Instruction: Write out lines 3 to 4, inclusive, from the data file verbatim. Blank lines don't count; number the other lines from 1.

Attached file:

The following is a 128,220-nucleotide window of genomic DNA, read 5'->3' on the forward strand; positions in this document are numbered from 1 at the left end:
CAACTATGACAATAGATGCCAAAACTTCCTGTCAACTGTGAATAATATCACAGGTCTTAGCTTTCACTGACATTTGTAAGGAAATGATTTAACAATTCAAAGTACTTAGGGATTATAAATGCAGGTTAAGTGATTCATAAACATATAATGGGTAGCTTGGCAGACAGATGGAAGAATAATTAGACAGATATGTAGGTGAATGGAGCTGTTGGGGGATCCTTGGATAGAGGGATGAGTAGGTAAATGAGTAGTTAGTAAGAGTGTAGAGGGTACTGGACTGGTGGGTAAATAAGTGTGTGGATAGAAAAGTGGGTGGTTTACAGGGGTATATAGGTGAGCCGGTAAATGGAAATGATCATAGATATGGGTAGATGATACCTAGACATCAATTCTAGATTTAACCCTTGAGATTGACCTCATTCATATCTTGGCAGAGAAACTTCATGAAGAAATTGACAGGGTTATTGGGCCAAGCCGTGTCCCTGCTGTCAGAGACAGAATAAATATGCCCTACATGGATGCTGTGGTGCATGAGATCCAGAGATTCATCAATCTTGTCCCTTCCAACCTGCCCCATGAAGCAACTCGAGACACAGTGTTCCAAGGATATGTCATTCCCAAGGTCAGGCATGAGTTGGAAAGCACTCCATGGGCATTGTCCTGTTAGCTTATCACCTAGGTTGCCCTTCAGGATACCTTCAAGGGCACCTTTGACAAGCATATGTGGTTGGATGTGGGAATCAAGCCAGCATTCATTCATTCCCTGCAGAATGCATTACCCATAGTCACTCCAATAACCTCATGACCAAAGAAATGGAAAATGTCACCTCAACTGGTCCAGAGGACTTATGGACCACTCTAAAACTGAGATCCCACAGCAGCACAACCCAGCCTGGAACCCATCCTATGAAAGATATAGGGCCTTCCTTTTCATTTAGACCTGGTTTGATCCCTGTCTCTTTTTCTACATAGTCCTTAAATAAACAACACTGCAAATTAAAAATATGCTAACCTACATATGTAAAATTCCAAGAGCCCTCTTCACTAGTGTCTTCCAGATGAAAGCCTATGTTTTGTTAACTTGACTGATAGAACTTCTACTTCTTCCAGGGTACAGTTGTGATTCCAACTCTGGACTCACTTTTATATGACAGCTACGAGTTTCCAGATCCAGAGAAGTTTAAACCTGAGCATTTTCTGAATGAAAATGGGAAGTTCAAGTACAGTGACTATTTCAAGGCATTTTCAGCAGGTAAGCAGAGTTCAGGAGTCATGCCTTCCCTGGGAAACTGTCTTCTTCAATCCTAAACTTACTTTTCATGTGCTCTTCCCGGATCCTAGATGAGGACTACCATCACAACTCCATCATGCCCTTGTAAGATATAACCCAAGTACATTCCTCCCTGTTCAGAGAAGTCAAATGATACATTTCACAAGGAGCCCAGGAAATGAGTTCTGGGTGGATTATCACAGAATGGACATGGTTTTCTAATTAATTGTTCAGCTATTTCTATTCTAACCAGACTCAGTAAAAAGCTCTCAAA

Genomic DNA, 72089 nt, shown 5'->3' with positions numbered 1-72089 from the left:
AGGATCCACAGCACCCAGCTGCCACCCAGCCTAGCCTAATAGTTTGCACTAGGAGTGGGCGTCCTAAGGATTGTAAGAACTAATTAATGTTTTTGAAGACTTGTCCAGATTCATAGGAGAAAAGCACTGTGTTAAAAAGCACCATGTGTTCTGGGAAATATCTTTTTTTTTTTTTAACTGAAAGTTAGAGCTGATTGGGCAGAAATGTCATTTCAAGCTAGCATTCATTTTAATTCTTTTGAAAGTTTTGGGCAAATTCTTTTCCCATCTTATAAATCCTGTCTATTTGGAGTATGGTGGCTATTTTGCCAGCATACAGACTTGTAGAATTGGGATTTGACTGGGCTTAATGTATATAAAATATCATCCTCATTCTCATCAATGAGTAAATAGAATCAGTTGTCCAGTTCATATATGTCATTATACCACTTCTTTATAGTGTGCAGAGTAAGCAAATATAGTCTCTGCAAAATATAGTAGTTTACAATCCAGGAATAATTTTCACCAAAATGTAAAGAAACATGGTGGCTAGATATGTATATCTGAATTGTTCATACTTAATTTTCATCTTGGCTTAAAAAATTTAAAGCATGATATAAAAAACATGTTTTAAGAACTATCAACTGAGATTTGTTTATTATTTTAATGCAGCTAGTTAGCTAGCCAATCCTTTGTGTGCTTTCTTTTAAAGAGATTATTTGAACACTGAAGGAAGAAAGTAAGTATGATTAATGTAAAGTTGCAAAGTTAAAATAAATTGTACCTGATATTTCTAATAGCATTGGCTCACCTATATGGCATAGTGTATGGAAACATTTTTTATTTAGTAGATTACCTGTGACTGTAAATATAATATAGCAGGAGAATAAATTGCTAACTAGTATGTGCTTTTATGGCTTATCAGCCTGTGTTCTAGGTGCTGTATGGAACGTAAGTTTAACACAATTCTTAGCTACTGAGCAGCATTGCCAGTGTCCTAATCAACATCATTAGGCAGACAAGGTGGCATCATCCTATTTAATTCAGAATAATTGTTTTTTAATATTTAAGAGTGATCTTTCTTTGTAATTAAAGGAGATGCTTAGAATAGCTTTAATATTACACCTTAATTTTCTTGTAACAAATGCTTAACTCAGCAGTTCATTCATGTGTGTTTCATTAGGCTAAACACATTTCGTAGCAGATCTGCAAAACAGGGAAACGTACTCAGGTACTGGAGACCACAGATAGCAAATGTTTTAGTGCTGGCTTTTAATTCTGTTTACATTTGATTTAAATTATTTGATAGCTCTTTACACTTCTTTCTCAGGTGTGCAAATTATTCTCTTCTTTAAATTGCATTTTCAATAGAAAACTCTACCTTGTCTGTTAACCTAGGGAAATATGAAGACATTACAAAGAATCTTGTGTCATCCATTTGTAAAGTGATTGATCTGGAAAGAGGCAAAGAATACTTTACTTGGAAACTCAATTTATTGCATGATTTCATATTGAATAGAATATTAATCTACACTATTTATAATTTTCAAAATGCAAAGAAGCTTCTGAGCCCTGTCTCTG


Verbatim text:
Genomic DNA, 72089 nt, shown 5'->3' with positions numbered 1-72089 from the left:
AGGATCCACAGCACCCAGCTGCCACCCAGCCTAGCCTAATAGTTTGCACTAGGAGTGGGCGTCCTAAGGATTGTAAGAACTAATTAATGTTTTTGAAGACTTGTCCAGATTCATAGGAGAAAAGCACTGTGTTAAAAAGCACCATGTGTTCTGGGAAATATCTTTTTTTTTTTTTAACTGAAAGTTAGAGCTGATTGGGCAGAAATGTCATTTCAAGCTAGCATTCATTTTAATTCTTTTGAAAGTTTTGGGCAAATTCTTTTCCCATCTTATAAATCCTGTCTATTTGGAGTATGGTGGCTATTTTGCCAGCATACAGACTTGTAGAATTGGGATTTGACTGGGCTTAATGTATATAAAATATCATCCTCATTCTCATCAATGAGTAAATAGAATCAGTTGTCCAGTTCATATATGTCATTATACCACTTCTTTATAGTGTGCAGAGTAAGCAAATATAGTCTCTGCAAAATATAGTAGTTTACAATCCAGGAATAATTTTCACCAAAATGTAAAGAAACATGGTGGCTAGATATGTATATCTGAATTGTTCATACTTAATTTTCATCTTGGCTTAAAAAATTTAAAGCATGATATAAAAAACATGTTTTAAGAACTATCAACTGAGATTTGTTTATTATTTTAATGCAGCTAGTTAGCTAGCCAATCCTTTGTGTGCTTTCTTTTAAAGAGATTATTTGAACACTGAAGGAAGAAAGTAAGTATGATTAATGTAAAGTTGCAAAGTTAAAATAAATTGTACCTGATATTTCTAATAGCATTGGCTCACCTATATGGCATAGTGTATGGAAACATTTTTTATTTAGTAGATTACCTGTGACTGTAAATATAATATAGCAGGAGAATAAATTGCTAACTAGTATGTGCTTTTATGGCTTATCAGCCTGTGTTCTAGGTGCTGTATGGAACGTAAGTTTAACACAATTCTTAGCTACTGAGCAGCATTGCCAGTGTCCTAATCAACATCATTAGGCAGACAAGGTGGCATCATCCTATTTAATTCAGAATAATTGTTTTTTAATATTTAAGAGTGATCTTTCTTTGTAATTAAAGGAGATGCTTAGAATAGCTTTAATATTACACCTTAATTTTCTTGTAACAAATGCTTAACTCAGCAGTTCATTCATGTGTGTTTCATTAGGCTAAACACATTTCGTAGCAGATCTGCAAAACAGGGAAACGTACTCAGGTACTGGAGACCACAGATAGCAAATGTTTTAGTGCTGGCTTTTAATTCTGTTTACATTTGATTTAAATTATTTGATAGCTCTTTACACTTCTTTCTCAGGTGTGCAAATTATTCTCTTCTTTAAATTGCATTTTCAATAGAAAACTCTACCTTGTCTGTTAACCTAGGGAAATATGAAGACATTACAAAGAATCTTGTGTCATCCATTTGTAAAGTGATTGATCTGGAAAGAGGCAAAGAATACTTTACTTGGAAACTCAATTTATTGCATGATTTCATATTGAATAGAATATTAATCTACACTATTTATAATTTTCAAAATGCAAAGAAGCTTCTGAGCCCTGTCTCTG